Journal of Contemporary Legal Issues Issue Search
|Title||Defining Our Responsibilities: Being an Academic Fiduciary|
|Author(s)||Richard A. Matasar|
|Abstract||This essay traces my learning path-about law school culture, the purpose of our institutions, and the future of our schools. Higher education is evolving from a traditional model of shared governance focused on teaching, scholarship, and service to concerns about our stakeholders: students, graduates, donors, regulators, etc. This is ground I have trod before, extolling the virtues of market sensitivity and urging schools to act as businesses -a superior metaphor to organize us than one relying solely on the faculty-centered holy trinity of teaching, scholarship, and service.
Over the last few year, however, I have been increasingly uncomfortable with a market model as a sole governing driver. It simply fails to embrace the spirit and nature of the higher education enterprise. The market conjures up too deep a commitment to selfish ends. It inadequately captures the academic pulse: to create schools, to create knowledge, to promote individual intellectual growth in faculty and students alike. The metrics of the market sometimes get only at the financial side and do not reflect our commitment to intangible goals. Without those intangible values, we do not create proper accountability measures that ought to underlie our works and we are likely to fail over the long run.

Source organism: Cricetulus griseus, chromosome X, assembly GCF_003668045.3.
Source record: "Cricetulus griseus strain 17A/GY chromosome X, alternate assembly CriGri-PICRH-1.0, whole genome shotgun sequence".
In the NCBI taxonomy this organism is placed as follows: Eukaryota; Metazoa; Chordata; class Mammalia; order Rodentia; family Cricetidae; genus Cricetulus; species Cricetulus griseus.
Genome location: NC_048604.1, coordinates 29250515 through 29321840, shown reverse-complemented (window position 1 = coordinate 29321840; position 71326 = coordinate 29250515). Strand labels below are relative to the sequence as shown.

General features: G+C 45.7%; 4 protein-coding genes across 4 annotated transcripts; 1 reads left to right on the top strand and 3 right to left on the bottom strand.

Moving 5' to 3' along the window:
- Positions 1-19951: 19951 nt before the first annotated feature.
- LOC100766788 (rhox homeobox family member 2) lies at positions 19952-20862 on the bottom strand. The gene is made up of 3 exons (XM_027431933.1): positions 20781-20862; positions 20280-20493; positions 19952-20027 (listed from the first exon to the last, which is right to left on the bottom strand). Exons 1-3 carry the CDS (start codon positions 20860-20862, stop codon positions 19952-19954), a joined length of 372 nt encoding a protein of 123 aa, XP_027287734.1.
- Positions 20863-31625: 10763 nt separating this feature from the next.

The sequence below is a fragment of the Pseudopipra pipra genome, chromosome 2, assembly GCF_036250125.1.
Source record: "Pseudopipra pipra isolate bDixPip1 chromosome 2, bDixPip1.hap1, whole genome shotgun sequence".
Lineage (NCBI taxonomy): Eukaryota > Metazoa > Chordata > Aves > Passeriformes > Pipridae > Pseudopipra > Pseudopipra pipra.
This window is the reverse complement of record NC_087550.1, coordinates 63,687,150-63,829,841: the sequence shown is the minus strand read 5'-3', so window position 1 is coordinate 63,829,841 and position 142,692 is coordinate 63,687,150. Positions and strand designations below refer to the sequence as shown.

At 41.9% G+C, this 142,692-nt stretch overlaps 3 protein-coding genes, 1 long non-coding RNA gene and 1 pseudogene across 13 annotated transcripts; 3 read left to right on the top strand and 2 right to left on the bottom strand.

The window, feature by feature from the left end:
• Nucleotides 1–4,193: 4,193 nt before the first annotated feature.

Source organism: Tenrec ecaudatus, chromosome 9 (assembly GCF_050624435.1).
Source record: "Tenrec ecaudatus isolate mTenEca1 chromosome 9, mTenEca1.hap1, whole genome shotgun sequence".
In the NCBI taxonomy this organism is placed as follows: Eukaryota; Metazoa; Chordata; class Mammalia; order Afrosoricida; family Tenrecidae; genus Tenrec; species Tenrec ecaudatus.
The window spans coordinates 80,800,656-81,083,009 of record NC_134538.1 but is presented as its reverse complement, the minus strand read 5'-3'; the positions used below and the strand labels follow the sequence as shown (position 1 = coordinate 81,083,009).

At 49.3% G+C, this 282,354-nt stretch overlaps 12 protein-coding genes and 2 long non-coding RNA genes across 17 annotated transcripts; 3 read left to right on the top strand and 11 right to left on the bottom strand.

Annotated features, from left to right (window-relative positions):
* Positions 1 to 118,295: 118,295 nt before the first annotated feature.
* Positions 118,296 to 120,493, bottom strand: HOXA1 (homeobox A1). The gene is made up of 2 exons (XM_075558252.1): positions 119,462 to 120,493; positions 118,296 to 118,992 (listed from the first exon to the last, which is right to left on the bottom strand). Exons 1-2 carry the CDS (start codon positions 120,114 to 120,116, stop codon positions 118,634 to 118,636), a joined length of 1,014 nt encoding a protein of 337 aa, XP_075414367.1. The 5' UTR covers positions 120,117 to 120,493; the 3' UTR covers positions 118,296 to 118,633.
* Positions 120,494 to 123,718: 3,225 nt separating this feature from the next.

This essay suggests another metaphor that may more comfortably fit our schools. I argue that the next step is to delineate our responsibilities as academic fiduciaries-a definition more closely comporting to the way we must act than either as self-interested governors or market actors. First, I discuss the move from faculty centered enterprises, to commercial enterprises, to an emerging trust model. I then define this trust and the consequences of a fiduciary model for every beneficiary of the trust. Next I turn to what a new law school culture might look like and the various forms it might take.
Finally, I argue that this model may be the only way for our schools to continue to prosper in the years to come and the risk to our futures if we persist along the current path.